Updated Firefox Is 'Less Susceptible to Freezing'


We've all been there. You're writing an email, scrolling through a website, or watching a video when your browser slows to a crawl, freezes, or fails entirely. It's a small price to pay for having the Internet at your fingertips, but infuriating nonetheless.

With Firefox 48, Mozilla wants to cut down on these interruptions. The latest version of its browser includes what is known as multi-process—dubbed Electrolysis or e10s—which is a fancy way of saying Firefox will split up various browser tasks into different processes, so one hiccup won't derail the entire browsing experience.

"Users should experience a Firefox that is less susceptible to freezing and is generally more responsive to input, while retaining the experiences and features [they] love," product strategist Nick Nguyen wrote in a blog post.

The feature has been in beta for some time, and Mozilla started ramping up for a full release about six weeks ago. Now, E10s will roll out slowly, first to 1 percent of a group of users "that our testing shows it works well for" before expanding to that entire group, which is about half of Firefox 48 users.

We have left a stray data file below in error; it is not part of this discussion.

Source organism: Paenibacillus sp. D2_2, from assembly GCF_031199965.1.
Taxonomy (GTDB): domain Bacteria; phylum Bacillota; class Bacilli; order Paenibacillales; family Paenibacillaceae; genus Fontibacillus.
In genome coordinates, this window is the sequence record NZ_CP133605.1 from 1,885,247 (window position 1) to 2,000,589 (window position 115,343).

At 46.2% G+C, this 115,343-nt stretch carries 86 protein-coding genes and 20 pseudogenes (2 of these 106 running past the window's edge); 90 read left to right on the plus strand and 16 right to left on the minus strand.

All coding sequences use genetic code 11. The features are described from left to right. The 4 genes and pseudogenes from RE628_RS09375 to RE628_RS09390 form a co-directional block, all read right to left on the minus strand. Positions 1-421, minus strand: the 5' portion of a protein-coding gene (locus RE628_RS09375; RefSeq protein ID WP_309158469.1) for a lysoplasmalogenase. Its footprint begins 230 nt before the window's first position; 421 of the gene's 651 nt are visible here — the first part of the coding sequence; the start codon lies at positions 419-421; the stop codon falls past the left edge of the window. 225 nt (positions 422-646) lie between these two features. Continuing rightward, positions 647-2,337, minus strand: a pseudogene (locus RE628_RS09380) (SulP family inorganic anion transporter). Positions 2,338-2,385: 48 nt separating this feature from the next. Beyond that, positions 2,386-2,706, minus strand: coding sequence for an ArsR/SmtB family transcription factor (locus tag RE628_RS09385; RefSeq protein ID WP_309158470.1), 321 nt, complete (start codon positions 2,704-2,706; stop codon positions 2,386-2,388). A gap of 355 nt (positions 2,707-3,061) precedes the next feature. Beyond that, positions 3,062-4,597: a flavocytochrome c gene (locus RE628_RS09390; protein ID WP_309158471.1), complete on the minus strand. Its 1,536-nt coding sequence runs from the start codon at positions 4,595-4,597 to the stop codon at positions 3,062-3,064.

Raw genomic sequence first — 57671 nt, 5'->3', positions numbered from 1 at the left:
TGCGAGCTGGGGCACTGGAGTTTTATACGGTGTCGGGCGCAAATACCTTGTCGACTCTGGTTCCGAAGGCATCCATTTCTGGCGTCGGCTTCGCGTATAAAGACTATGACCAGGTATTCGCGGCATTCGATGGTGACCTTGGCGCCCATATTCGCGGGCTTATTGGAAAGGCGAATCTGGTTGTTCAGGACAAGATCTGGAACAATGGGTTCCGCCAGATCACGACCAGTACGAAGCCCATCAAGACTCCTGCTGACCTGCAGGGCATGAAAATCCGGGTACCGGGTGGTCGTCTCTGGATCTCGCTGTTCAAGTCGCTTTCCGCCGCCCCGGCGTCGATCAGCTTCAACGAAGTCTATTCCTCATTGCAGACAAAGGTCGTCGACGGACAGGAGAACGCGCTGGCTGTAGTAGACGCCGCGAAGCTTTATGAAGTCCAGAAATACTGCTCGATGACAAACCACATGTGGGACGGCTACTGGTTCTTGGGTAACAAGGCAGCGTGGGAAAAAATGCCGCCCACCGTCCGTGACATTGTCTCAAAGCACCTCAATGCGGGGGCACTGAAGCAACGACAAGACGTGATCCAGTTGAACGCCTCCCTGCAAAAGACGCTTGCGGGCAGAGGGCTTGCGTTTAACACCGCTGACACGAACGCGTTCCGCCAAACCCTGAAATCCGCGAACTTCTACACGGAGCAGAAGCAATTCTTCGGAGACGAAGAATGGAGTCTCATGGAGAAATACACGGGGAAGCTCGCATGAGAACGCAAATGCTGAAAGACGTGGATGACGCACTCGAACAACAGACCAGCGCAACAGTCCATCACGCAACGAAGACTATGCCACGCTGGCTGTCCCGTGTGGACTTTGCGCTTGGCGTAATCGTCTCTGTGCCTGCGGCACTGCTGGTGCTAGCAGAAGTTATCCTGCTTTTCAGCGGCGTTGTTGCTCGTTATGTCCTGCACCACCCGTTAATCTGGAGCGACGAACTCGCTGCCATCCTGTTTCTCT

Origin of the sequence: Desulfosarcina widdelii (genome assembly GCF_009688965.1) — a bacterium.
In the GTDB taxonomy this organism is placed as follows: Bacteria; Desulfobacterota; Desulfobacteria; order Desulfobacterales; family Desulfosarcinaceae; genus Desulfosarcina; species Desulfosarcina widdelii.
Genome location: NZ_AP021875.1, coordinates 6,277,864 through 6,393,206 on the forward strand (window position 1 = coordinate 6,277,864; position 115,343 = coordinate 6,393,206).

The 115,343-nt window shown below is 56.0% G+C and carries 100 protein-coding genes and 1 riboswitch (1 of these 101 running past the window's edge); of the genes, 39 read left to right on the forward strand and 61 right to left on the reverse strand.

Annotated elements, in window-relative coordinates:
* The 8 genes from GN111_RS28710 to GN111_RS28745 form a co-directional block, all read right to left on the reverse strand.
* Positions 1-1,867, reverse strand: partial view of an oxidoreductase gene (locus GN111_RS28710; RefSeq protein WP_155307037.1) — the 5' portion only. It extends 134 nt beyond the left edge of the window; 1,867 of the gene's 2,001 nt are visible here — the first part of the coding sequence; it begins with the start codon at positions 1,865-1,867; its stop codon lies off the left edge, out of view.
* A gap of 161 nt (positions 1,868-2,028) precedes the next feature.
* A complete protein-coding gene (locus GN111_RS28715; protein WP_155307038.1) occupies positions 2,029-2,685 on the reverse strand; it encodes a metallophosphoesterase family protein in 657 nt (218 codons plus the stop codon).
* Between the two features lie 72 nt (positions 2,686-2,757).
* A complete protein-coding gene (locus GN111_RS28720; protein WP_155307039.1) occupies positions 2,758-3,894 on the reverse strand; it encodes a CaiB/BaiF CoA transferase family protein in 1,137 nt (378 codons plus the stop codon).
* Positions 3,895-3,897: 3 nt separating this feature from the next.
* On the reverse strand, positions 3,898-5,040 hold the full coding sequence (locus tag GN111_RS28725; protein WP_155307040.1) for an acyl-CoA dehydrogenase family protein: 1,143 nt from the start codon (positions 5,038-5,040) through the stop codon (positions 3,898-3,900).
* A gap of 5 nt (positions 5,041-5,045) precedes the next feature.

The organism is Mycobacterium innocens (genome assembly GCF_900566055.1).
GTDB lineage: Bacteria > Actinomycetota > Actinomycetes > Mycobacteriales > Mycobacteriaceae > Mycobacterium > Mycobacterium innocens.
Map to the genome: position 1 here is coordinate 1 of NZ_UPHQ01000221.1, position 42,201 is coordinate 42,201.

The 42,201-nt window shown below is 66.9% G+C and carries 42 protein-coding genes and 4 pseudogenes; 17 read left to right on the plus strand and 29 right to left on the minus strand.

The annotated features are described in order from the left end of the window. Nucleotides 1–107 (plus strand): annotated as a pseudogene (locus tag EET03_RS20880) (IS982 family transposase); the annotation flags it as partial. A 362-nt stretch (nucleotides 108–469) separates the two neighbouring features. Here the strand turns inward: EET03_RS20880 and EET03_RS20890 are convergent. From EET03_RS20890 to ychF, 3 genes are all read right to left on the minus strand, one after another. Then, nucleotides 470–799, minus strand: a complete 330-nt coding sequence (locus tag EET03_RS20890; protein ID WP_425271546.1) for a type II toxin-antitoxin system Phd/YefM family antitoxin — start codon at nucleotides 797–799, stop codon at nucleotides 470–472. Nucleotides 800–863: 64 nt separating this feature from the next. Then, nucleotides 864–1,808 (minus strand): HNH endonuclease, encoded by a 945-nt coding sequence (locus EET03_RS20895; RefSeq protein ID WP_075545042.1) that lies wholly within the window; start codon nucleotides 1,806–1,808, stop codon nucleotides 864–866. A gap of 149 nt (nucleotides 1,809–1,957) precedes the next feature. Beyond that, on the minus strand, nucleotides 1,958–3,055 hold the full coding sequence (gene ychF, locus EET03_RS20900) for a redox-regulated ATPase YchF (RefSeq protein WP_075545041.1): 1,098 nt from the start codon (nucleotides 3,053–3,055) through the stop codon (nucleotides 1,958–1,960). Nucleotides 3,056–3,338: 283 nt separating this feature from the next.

To check whether your browser has already enabled e10s, type "about:support" into the URL bar. If the update is active, you'll see "1/1 (Enabled by default)" next to Multiprocess Windows.

The update also makes "the awesome bar even more awesome," Nguyen said. Now when you enter a query, you'll see more suggestions in a wider view across the screen. Users can also keep an eye out for more security improvements.

"This is a huge project that will take several more releases to complete, but we've got a great foundation in place with the first phase shipping to end users now," Mozilla's Asa Dotzler and Brad Lassey wrote in a separate blog post. "We'll build on that foundation to bring even more responsiveness and security to Firefox over the coming months without sacrificing the memory usage advantage we have over our competitors."

Just days after upgrading its iOS app, Mozilla this week enhanced the Firefox for Android app, merging Readings Lists with Bookmarks and Synced tabs with the History Panel, making more content available across all devices. Also look for auto-pause video playback during an incoming phone call and a toolbar to manage audio controls.

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